This to me sounds a bit too casual and lacks imagination.
First, we need to determine what do with each ADX range we encounter.
You will notice that I have listed three ADX areas as not applicable.
I think of the market in terms of a bell curve. Some traders make the most of the money on the extremes.
Those extremes can be times of low and high volatility.
I however, like to trade in the center, where these is volatility, but not so much that analysis of any form plays second fiddle to market hysteria.
The below chart illustrates ADX values where trading can become frustrating – red coloring.
As you can see, this is more than 50% of possible readings on the ADX. These percentages do not represent the possible number of occurrences, but again how many ADX zones between 0 to 100 that are riskier to trade.
Find the ADX Value that Works for You
One thing I want to be absolutely clear about before we go deeper; not Wilder nor Al can dictate to you what ADX readings are suitable for your trading style.
If you like to scalp small moves, then a 0 to 10 reading could be perfect for you.
If you are into biotech penny stocks that fly up and down, 75 to 100 occurrences could be your sweet spot. I do not want to give you the impression I am flip flopping, I just want to be clear the numbers detailed in this article work for me, but are not absolute rules.
You will need to test and learn to see which numbers work best for your trading style.
If you look on the web, this is the standard setup you will find. The ADX is above 25, and the green or red line cross one another. This will trigger an open order and since the ADX is trending, you will avoid getting into a whipsaw situation.
In this strategy, you hold the position until the green line or DM+ crosses beneath the DM- line.
This looks so simple to trade. However, this is far from how things will play out on average. Remember, even the best traders are right only 75% of the time.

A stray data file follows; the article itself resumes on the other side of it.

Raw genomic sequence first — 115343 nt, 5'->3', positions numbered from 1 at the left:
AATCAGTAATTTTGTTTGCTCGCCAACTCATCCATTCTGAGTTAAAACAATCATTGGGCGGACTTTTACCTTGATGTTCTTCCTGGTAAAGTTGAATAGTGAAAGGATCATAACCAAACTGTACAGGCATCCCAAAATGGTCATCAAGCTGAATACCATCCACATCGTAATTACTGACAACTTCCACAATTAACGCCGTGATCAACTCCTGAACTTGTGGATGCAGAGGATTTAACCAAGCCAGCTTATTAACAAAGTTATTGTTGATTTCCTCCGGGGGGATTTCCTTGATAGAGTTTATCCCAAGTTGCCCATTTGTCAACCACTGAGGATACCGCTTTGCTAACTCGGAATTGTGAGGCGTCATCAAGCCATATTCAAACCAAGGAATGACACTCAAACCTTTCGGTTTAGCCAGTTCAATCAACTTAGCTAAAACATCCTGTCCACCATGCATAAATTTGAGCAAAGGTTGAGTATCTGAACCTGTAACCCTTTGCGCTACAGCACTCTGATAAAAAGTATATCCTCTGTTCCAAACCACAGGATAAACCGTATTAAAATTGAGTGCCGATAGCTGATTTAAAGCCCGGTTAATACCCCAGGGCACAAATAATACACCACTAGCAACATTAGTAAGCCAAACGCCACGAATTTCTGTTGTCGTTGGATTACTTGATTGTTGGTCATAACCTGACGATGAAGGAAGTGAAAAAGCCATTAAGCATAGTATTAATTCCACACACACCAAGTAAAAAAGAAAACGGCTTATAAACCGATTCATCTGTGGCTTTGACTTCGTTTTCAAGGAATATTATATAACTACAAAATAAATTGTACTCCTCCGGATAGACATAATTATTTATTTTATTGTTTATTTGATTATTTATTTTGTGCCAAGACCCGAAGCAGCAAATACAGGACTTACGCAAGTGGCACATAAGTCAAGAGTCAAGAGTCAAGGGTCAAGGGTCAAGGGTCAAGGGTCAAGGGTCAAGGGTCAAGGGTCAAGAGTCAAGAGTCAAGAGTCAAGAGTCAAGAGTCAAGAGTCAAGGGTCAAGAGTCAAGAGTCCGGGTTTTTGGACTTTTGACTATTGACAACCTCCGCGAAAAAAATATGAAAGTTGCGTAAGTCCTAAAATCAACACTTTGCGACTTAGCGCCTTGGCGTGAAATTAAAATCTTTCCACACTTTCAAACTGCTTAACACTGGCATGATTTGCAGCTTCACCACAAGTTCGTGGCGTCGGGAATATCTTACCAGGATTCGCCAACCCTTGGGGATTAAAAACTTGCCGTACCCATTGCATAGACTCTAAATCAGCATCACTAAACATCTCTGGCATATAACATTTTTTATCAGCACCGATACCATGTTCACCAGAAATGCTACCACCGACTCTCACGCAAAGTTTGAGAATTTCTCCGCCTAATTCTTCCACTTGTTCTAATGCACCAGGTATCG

Let’s review an example that’s not so rosy.
This is an image of the same security which had just provided you an awesome return on your long trade. Notice how the ADX is still above 20, which implies a trending move.
But instead of trending, the stock enters a sideways trading pattern, which would have you wasting time and money.
Some of you may say, well I can just raise the required ADX value to avoid the noise, but that’s not the answer. The market could give you the same buy and sell orders in a range with a higher ADX value.
Remember, the market is random at best, so you have to accept these occurrences – they are unavoidable. This is where having proper profit to loss targets will result in a positive return by month end.
Trading the Ranges
ADX traders will subscribe to some threshold of when not to trade with the indicator. This is most likely when the ADX is at the lower end of the spectrum. While I myself avoid values below 10, that doesn’t mean there isn’t money to be made in the trenches.
This chart displays an ADX value that is below 20, yet the stock was in a tight range, which is perfect for range traders.
So, are these bad trades because the ADX is not trending?
You can start to see as a standalone indicator, the ADX is displaying a few issues.
All Extreme ADX Readings Are Not Created Equal
I stated this earlier in the article, but it was likely overlooked, so let me reinforce this point.
ADX ratings are relative to the security you are trading. Therefore, my high volatility traders should not get overly excited every time they see a 50 ADX value.
If you just look at the candlesticks and trend without price, you would surely think this was a home run trade.
As you can see, the ADX peaked near 45.
However, this is a chart of Microsoft, which historically has low volatility. Therefore, if you were hoping to get an 8% swing, the odds of this are slim to none.